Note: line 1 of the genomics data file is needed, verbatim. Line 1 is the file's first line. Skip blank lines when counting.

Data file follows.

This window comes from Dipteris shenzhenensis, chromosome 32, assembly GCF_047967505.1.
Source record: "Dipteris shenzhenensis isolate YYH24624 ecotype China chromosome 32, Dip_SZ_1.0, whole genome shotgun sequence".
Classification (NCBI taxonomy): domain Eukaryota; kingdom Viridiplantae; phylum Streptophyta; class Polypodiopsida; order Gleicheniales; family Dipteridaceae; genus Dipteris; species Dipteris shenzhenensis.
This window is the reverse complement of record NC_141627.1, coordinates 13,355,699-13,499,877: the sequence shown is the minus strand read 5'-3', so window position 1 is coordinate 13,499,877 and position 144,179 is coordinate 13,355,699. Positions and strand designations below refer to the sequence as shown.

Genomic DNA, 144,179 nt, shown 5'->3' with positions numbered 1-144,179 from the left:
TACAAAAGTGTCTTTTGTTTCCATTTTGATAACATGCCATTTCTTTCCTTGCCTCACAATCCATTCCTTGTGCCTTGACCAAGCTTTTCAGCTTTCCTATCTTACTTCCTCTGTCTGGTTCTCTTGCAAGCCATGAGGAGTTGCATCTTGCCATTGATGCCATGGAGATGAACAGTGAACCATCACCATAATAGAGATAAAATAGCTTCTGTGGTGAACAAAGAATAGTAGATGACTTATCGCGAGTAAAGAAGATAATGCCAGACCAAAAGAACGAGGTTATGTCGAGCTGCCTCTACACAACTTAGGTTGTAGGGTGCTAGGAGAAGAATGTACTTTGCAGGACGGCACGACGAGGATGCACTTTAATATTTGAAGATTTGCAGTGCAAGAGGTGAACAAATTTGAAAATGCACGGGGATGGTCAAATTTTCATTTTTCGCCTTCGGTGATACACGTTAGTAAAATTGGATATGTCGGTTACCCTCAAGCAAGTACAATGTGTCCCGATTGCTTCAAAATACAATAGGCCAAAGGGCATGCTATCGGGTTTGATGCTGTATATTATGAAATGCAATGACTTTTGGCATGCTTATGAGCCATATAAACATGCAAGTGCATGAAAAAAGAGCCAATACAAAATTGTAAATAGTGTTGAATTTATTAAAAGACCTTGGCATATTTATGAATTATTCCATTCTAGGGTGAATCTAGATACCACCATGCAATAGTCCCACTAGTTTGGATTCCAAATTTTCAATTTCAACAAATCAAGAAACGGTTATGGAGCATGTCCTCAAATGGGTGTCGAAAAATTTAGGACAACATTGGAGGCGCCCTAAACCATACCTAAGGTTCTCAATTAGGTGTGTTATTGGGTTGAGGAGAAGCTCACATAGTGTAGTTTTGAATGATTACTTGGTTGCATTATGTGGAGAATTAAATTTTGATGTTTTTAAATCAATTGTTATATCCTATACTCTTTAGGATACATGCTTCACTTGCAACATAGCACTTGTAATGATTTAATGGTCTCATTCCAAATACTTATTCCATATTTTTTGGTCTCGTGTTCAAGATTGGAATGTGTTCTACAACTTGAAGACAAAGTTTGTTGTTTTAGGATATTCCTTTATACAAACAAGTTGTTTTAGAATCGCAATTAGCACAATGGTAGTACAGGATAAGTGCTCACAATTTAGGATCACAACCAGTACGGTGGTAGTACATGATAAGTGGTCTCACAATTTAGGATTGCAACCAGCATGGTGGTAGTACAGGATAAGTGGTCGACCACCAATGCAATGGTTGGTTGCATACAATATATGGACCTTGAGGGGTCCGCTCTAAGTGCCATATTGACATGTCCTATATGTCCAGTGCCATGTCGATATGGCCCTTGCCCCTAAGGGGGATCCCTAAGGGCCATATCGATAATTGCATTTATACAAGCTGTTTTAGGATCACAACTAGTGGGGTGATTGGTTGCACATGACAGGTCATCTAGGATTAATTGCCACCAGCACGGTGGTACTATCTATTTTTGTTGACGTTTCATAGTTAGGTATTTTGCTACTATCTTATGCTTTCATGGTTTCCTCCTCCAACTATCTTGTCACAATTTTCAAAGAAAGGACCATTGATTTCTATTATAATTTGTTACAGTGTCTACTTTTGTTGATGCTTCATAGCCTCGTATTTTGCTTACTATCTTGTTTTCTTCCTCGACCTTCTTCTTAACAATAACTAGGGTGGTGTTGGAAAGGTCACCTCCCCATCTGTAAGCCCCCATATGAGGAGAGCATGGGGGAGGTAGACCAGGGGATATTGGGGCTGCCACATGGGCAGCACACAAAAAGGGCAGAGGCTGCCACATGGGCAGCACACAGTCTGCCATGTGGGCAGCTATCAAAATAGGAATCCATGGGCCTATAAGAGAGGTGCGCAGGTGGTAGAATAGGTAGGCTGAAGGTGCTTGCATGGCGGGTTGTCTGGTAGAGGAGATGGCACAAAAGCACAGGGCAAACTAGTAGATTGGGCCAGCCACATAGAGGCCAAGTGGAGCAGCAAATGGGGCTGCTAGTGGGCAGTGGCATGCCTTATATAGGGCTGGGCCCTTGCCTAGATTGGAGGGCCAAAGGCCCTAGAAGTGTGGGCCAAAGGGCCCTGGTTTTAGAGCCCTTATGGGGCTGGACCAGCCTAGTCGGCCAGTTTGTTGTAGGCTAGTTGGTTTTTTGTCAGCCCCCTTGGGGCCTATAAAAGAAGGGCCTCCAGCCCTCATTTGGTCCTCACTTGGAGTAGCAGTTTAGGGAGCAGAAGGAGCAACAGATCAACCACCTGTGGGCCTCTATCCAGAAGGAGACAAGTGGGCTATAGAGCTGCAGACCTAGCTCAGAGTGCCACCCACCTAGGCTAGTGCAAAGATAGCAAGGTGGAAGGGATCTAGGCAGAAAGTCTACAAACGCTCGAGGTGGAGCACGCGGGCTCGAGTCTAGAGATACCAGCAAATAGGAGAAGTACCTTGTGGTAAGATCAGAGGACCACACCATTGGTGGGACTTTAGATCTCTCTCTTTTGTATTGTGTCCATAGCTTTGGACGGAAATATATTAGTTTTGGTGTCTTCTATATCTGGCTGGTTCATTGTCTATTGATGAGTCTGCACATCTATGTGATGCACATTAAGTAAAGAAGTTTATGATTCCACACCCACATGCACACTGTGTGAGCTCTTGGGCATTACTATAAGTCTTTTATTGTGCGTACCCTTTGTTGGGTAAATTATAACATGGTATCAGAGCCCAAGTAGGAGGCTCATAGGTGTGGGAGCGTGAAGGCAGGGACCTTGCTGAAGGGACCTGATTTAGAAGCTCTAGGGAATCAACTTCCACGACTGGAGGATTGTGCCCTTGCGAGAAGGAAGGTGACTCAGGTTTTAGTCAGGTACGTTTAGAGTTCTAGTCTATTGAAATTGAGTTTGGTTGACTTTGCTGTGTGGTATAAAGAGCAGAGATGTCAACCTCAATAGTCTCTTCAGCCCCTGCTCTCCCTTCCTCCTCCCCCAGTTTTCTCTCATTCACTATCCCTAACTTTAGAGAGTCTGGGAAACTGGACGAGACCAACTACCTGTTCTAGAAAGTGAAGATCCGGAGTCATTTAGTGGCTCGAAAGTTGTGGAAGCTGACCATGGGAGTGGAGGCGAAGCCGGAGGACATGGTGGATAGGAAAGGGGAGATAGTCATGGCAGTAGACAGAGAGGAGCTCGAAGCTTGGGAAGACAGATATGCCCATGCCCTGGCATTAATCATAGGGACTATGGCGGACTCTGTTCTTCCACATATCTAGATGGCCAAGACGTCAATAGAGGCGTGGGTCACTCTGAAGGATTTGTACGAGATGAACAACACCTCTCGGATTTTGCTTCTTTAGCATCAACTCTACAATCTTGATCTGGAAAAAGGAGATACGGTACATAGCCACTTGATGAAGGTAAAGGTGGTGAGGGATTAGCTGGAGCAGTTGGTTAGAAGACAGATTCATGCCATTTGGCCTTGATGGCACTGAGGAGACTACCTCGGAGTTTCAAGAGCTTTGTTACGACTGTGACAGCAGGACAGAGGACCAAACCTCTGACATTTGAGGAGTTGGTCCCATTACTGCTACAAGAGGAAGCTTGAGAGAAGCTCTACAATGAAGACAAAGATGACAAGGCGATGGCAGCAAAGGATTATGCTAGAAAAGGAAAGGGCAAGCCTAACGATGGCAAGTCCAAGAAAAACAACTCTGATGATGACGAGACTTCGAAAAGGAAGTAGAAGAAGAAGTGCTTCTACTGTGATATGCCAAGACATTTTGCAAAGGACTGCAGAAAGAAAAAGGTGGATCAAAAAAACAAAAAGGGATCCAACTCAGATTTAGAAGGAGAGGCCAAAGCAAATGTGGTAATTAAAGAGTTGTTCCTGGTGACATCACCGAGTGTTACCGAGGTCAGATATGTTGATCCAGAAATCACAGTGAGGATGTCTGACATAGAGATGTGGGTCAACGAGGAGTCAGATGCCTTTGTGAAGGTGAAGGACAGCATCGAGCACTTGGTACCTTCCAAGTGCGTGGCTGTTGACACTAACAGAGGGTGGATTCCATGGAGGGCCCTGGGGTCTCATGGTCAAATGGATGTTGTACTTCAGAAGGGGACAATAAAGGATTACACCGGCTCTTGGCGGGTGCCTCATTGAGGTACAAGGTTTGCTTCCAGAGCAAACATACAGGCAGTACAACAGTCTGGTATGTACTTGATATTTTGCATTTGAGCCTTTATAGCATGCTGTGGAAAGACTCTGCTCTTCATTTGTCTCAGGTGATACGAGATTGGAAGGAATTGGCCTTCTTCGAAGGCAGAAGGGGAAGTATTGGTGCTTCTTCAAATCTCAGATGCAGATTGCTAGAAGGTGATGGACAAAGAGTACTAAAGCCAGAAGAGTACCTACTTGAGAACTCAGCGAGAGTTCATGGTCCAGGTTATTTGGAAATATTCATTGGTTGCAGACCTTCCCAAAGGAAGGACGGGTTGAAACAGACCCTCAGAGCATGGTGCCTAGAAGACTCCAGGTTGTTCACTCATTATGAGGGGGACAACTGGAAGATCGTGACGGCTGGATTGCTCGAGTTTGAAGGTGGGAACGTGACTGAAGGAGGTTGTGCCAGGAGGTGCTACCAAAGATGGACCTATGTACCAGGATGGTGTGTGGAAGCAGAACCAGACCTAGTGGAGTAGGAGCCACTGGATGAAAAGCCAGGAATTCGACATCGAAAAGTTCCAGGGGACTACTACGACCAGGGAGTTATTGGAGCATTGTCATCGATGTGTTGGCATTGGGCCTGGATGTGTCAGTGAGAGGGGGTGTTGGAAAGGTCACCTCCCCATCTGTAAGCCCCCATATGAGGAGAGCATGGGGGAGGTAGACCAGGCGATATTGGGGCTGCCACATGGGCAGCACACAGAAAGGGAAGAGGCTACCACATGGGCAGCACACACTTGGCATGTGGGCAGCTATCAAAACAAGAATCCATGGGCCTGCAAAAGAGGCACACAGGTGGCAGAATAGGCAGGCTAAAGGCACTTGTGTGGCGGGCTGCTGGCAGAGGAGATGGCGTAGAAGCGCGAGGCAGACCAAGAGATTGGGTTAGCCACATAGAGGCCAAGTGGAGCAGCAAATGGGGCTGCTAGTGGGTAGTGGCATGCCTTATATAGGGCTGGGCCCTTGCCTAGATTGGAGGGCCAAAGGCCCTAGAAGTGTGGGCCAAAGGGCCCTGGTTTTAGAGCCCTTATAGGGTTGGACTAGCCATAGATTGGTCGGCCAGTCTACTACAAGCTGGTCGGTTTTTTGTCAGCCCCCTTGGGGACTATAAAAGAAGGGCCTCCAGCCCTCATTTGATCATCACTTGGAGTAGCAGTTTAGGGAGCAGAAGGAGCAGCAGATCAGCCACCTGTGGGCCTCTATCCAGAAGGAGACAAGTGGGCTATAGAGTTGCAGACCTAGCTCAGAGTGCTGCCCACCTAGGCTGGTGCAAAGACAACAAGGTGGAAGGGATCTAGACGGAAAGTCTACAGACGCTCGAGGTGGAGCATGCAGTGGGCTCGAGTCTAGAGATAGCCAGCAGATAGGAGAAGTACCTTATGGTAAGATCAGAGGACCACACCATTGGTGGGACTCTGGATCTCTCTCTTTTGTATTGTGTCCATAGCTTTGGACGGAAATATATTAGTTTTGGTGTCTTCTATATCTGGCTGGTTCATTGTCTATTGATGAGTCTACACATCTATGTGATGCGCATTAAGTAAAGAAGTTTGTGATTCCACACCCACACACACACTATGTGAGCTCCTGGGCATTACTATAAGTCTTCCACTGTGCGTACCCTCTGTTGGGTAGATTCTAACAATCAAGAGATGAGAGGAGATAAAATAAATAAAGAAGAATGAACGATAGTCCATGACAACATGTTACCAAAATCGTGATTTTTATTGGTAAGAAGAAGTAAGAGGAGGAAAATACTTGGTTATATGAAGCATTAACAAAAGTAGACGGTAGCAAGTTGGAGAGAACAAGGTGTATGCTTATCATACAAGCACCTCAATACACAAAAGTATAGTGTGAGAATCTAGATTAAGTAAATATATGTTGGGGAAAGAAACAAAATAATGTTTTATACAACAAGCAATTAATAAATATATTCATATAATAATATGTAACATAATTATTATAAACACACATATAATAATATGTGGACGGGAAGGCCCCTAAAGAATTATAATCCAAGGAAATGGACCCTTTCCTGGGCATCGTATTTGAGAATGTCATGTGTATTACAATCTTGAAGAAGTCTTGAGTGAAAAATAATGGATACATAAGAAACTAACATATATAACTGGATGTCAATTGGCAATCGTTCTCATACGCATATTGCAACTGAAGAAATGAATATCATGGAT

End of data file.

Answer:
This window comes from Dipteris shenzhenensis, chromosome 32, assembly GCF_047967505.1.